Logic's built-in EXS24 sampler is a powerful tool for playing realistic instruments, but dig a little deeper and you'll also find unlimited potential for sound design.
Whether you are a sound designer working with visual media or a music producer looking for signature timbres, chances are you'll resort to some creative audio generation during your quests for sonic inspiration. This is not only necessary when projects require originality, but is also advisable if one is to stand out from the preset-using crowd. But can we really be completely free from the tempting presets included with most of our favourite virtual instruments? The answer is yes, and in this workshop, we'll see how every element of a typical track can be built from a single source sample, using the tools built into EXS24.
Of course, the sound-design process can just as easily start with a pure wave generated by a synth oscillator, but for this experiment, we'll use a short vocal sample: one with a couple of words and a handful of different vowels and consonants. Bear in mind that the original content of the source will be rendered almost irrelevant once the sonic manipulation is in full swing, so any interesting sample, short or long, will do.
We can start by loading our sample in an EXS24 Sampler Instrument via the Instrument Editor. Once it's loaded up and the instrument saved, we can begin our sonic journey. What follows will be based fundamentally on a subtractive synthesis approach, in our case depending on a digital sample for the source rather than an analogue waveform. But just as an analogue synth depends on the shape of a cycled waveform to provide the basic character of a starting tone, so can we determine a similar cycle within EXS24, departing from the perceived characteristics of a vocal tone and arriving at something more abstract.
To achieve this we have to resort to some sample-level sound selection. From the EXS24 Instrument Editor, launch the sample in Logic's Sample Editor (click on the 'E' to the right of the Start Frame field) then zoom in and select a single cycle of the waveform. In essence, this is the equivalent of a synth's oscillator wave shape and, in most cases, the more random it looks, the more interesting it will sound. The selection can be looped by enabling the Zone's Loop button, creating a continuous tone. Chances are that the timbre of the continuous tone will have little or no relation to the vocal tone we started with and, in fact, the shorter the selection, the less it will resemble the source. Bear in mind that the length of the cycle will have a direct effect on pitch too, so you can use the EXS24's transpose, tune and fine controls to match the tuning of a correctly pitched instrument (for example, an instance of ES1 playing a basic waveform).
At this stage it's possible to load up another instance of the same vocal sample in a second Zone of the instrument, repeating the Sample Editor selection for a new cycle. Layering Zones will emulate the effect of operating a multi-oscillator synth, where any slight detuning between oscillators (or, in our case, Zones) will produce richer timbres. The process can be repeated several times in consecutive Zones or completely new sampler instruments, resulting in a rich palette of varying tones, just as one would have on a multi-oscillator synth. The difference here is that the tones derived from Sample Editor cycle selections will generally prove to be more exotic-sounding than classic oscillator wave shapes, such as sine, square or saw.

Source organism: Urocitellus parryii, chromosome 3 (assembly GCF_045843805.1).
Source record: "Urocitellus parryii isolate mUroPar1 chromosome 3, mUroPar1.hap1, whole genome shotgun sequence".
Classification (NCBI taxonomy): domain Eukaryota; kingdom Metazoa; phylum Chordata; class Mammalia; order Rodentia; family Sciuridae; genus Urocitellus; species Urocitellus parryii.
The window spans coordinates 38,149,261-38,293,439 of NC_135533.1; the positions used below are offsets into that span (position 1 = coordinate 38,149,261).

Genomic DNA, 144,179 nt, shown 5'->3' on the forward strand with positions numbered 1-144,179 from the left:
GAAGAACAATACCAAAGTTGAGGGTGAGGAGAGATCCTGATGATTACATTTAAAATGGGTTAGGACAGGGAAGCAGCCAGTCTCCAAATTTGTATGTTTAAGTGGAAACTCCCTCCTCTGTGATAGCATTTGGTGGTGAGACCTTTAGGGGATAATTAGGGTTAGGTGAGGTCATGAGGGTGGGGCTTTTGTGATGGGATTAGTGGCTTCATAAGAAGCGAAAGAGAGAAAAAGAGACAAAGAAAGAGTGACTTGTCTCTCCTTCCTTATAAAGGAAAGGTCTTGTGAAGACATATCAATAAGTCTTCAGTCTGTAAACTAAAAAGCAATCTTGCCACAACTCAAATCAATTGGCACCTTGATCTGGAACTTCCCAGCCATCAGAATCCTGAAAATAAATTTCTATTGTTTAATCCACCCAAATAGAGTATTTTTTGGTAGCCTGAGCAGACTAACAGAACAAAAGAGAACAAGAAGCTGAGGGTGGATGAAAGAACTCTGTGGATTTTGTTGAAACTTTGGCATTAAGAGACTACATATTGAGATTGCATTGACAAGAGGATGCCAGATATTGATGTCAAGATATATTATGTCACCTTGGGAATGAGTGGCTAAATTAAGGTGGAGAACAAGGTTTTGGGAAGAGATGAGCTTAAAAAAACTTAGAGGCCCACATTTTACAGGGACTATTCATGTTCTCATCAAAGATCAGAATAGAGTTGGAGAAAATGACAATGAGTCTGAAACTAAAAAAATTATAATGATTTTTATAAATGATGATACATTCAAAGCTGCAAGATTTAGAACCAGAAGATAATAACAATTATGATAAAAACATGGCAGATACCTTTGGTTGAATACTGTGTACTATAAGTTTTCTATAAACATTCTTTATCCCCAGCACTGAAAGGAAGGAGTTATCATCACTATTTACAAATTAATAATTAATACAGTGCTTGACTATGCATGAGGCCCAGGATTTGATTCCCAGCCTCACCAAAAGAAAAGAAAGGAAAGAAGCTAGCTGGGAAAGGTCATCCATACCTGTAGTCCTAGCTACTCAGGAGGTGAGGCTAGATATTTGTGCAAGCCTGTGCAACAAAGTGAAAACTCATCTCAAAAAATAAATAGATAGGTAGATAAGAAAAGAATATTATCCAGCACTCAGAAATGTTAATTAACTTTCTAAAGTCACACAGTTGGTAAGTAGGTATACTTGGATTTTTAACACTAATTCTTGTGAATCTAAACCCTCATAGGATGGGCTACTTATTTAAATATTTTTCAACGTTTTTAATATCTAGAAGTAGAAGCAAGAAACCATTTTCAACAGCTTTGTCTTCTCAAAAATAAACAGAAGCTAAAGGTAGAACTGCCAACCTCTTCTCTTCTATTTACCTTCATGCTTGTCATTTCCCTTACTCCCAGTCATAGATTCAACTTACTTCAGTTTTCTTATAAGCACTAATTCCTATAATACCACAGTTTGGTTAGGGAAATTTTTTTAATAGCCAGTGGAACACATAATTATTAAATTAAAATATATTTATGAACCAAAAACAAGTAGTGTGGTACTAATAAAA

Bear in mind that we can also experiment with longer cycles that perhaps do carry with them some of the characteristics of the source material they derived from.
EXS24 is a fully fledged virtual sampler that allows you to not only load and play extensive libraries of sounds, but to also edit them and use them as starting points for further sonic manipulation. All the controllers and modifiers you would expect to find on an advanced synthesizer are included here and they're all available from the Editor view of the plug-in window, with the added benefit of a very flexible modulation matrix allowing for all sorts of control signal source routing to various parameters. A flexible Filter section with six switchable modes of operation (high-pass, band-pass and four types of low-pass) provides all the tone-shaping options desired, while the amplifier section is 'hard-wired' to velocity (although constant values are also possible via limitation of the range control). Three LFOs and two Envelopes can be freely assigned to any generator or modifier parameter — as well as to each other — using the available modulation matrix, while the Via field allows for assignment of a further modulation source (typically a MIDI controller number, although control signal sources are an option too). The routing possibilities are endless, as are the ways in which a static source sample can be modulated dynamically.
The type of approach most suitable to start building the arrangement will be dictated by the sound design needs of the different instrument types we choose to create. These will normally be inspired by the specific project at hand, but let's consider for a moment a case of creating a short electronica piece consisting of bass drum, snare, hi-hat, bass and pad.
When it comes to non-percussive tones, such as the bass or pad sounds, sticking to single-cycle oscillations will provide the sought-after continuous tone. Once you've established this, the Filter section is what will determine the frequency characteristics of the different timbres. After the intended tone has been pitched down substantially for the bass sound, lowering the cutoff on a low-pass filter setting will get rid of any unnecessary high frequency content, while a 24dB/octave filter set to 'fat' will provide a powerful filter slope, simultaneously compensating for loss of low-frequency content on extreme resonance settings. The drive control can be utilised for further analogue-style overdrive effects. An 18dB per octave low-pass filter, without the 'fat' setting enabled and at different pitch settings, will help differentiate the pad sound, but it's the amplifier envelope that will define the suitable loudness trajectories for either sound, so go for short attack, sustain and release settings with a medium decay for the bass, while allowing generous values on all four stages for a slowly evolving pad. For added pad richness, layer further zones with slightly detuned tones to emulate multi-oscillator synth characteristics.